The subscriber numbers for UMTS (3G) technology are growing in leaps and bounds worldwide. With growth rates of more than 1,200% year-to-year at the end of 2003 and around 500% year-to-year in 2004 some telecoms associations are already waxing ecstatic about 3G’s “rapid breakthrough” and sweeping success. Their announcements are reminiscent of the headlines back in the days of the dotcom bubble. At the time, modern information and communication technologies, especially mobile telephony, were being hailed as stimuli for the entire economy. But not long after the hype died down at the turn of the millennium, the mood changed radically. Because high expectations had been dashed, innovations of every type were then eyed with great reservations. This lack of differentiation was a handicap that still afflicts the widely discussed 3G technology in some countries today.
It seems like a good idea to scrutinise the positive notes on 3G now coming from the telecommunications industry on the basis of the statistics. It should be generally borne in mind that optimistic reports on the growth of subscriber numbers do not necessarily go hand in hand with the commercial success of a technology. Despite an increase in the penetration rate the average revenue per user can easily decline so much that earnings will fall. This phenomenon was observed when the second generation of mobile telephony was launched in the market.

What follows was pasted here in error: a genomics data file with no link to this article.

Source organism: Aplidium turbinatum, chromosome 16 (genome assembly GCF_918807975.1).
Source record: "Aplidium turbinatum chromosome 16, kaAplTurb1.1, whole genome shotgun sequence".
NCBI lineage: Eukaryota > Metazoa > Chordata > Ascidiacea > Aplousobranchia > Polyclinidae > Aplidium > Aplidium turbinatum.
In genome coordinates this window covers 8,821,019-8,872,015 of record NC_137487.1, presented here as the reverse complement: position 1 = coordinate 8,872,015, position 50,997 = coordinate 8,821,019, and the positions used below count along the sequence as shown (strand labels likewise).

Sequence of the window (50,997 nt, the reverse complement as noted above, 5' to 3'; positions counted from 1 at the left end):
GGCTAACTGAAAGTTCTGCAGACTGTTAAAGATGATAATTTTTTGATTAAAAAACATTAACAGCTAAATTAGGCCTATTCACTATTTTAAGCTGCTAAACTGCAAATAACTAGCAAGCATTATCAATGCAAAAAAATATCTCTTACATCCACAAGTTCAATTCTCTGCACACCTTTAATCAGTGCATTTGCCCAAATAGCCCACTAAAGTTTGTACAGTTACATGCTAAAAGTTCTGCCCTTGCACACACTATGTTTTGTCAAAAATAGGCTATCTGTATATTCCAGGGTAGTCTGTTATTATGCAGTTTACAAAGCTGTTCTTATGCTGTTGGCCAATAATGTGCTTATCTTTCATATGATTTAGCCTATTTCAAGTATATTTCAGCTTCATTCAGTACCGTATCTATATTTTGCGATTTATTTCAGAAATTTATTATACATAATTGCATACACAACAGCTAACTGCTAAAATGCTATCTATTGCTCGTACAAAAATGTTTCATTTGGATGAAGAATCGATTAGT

Disregarding the commercial aspect, though, the statistics undisputedly show that 3G is gaining market share from 2G. However, the impressive growth rates cited above are based on the absolute number of subscribers, which – as is common when new products are launched – is initially low. This statistical effect sometimes leads people to misinterpet the importance of the market. Currently, 16 mln people use 3G-enabled phones worldwide – a mere 1% of all mobile subscribers.
Turning away from the global view, the 3G situation in Germany is very sobering to date. The acceptance of the innovative broadband mobile technology differs considerably from country to country. 3G is particularly popular in Japan, Italy and the UK thanks to the clear strategies pursued by the telecoms companies and content providers there. Fifty percent of all 3G subscribers live in Japan, nearly one in five lives in Italy, and almost one in six in the UK, but only one in 80 lives in Germany. However, even in the countries leading globally, 3G subscribers remain a small proportion of the total number of mobile users. The reading for Japan is not quite 9%, for Italy just over 5% and for the UK just under 5%; Germany trails far behind also in this ranking with a share of 0.5%.
The current statistics on 3G mobile telephony document that UMTS technology – already declared dead by some – is gaining ground around the globe. As is so often the case, the innovations have needed more time to take root than the market players originally forecast. From a global standpoint, the numbers give reason for hope; from a German standpoint, they are more a reason for worry. Germany risks failing to connect also in the area of innovative mobile telephony. Here especially, the telecommunications companies and content providers have an urgent economic task on their hands: they have to generate customer enthusiasm for a switch to 3G by offering value-added services. Germany cannot afford not to enter the broadband mobile data telephony age.